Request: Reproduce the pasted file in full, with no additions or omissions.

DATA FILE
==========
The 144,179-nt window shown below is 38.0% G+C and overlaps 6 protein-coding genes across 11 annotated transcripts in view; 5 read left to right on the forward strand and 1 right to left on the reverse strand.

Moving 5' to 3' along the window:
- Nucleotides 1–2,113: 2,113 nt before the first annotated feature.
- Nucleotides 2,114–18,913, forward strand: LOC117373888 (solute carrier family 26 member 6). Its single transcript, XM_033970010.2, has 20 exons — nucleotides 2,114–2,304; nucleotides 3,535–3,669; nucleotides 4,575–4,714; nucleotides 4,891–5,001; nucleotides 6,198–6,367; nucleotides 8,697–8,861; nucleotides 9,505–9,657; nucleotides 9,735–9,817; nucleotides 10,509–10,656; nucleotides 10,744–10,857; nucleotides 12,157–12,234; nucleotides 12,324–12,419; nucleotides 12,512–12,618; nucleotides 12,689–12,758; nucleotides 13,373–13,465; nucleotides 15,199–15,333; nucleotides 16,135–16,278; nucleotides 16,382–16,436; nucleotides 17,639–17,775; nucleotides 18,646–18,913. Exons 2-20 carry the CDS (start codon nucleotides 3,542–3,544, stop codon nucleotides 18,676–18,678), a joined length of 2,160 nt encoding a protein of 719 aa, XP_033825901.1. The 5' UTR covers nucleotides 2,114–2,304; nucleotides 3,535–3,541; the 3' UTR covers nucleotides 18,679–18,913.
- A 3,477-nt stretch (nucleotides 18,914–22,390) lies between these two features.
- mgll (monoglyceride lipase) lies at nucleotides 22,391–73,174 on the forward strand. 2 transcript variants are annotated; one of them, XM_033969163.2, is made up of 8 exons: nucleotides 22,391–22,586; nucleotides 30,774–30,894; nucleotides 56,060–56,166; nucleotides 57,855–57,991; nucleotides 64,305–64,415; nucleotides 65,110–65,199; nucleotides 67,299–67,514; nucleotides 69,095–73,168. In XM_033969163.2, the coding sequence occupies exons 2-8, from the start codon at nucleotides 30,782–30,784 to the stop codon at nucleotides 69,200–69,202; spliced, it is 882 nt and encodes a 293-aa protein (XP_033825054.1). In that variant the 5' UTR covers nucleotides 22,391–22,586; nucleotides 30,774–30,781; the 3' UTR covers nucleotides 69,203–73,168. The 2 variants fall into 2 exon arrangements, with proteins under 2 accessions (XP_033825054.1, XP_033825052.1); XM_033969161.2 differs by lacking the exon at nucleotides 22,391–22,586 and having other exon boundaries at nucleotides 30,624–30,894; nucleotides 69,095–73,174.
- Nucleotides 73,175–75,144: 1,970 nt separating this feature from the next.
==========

The 144,179-nt window shown below is 38.0% G+C and overlaps 6 protein-coding genes across 11 annotated transcripts in view; 5 read left to right on the forward strand and 1 right to left on the reverse strand.

Moving 5' to 3' along the window:
- Nucleotides 1–2,113: 2,113 nt before the first annotated feature.
- Nucleotides 2,114–18,913, forward strand: LOC117373888 (solute carrier family 26 member 6). Its single transcript, XM_033970010.2, has 20 exons — nucleotides 2,114–2,304; nucleotides 3,535–3,669; nucleotides 4,575–4,714; nucleotides 4,891–5,001; nucleotides 6,198–6,367; nucleotides 8,697–8,861; nucleotides 9,505–9,657; nucleotides 9,735–9,817; nucleotides 10,509–10,656; nucleotides 10,744–10,857; nucleotides 12,157–12,234; nucleotides 12,324–12,419; nucleotides 12,512–12,618; nucleotides 12,689–12,758; nucleotides 13,373–13,465; nucleotides 15,199–15,333; nucleotides 16,135–16,278; nucleotides 16,382–16,436; nucleotides 17,639–17,775; nucleotides 18,646–18,913. Exons 2-20 carry the CDS (start codon nucleotides 3,542–3,544, stop codon nucleotides 18,676–18,678), a joined length of 2,160 nt encoding a protein of 719 aa, XP_033825901.1. The 5' UTR covers nucleotides 2,114–2,304; nucleotides 3,535–3,541; the 3' UTR covers nucleotides 18,679–18,913.
- A 3,477-nt stretch (nucleotides 18,914–22,390) lies between these two features.
- mgll (monoglyceride lipase) lies at nucleotides 22,391–73,174 on the forward strand. 2 transcript variants are annotated; one of them, XM_033969163.2, is made up of 8 exons: nucleotides 22,391–22,586; nucleotides 30,774–30,894; nucleotides 56,060–56,166; nucleotides 57,855–57,991; nucleotides 64,305–64,415; nucleotides 65,110–65,199; nucleotides 67,299–67,514; nucleotides 69,095–73,168. In XM_033969163.2, the coding sequence occupies exons 2-8, from the start codon at nucleotides 30,782–30,784 to the stop codon at nucleotides 69,200–69,202; spliced, it is 882 nt and encodes a 293-aa protein (XP_033825054.1). In that variant the 5' UTR covers nucleotides 22,391–22,586; nucleotides 30,774–30,781; the 3' UTR covers nucleotides 69,203–73,168. The 2 variants fall into 2 exon arrangements, with proteins under 2 accessions (XP_033825054.1, XP_033825052.1); XM_033969161.2 differs by lacking the exon at nucleotides 22,391–22,586 and having other exon boundaries at nucleotides 30,624–30,894; nucleotides 69,095–73,174.
- Nucleotides 73,175–75,144: 1,970 nt separating this feature from the next.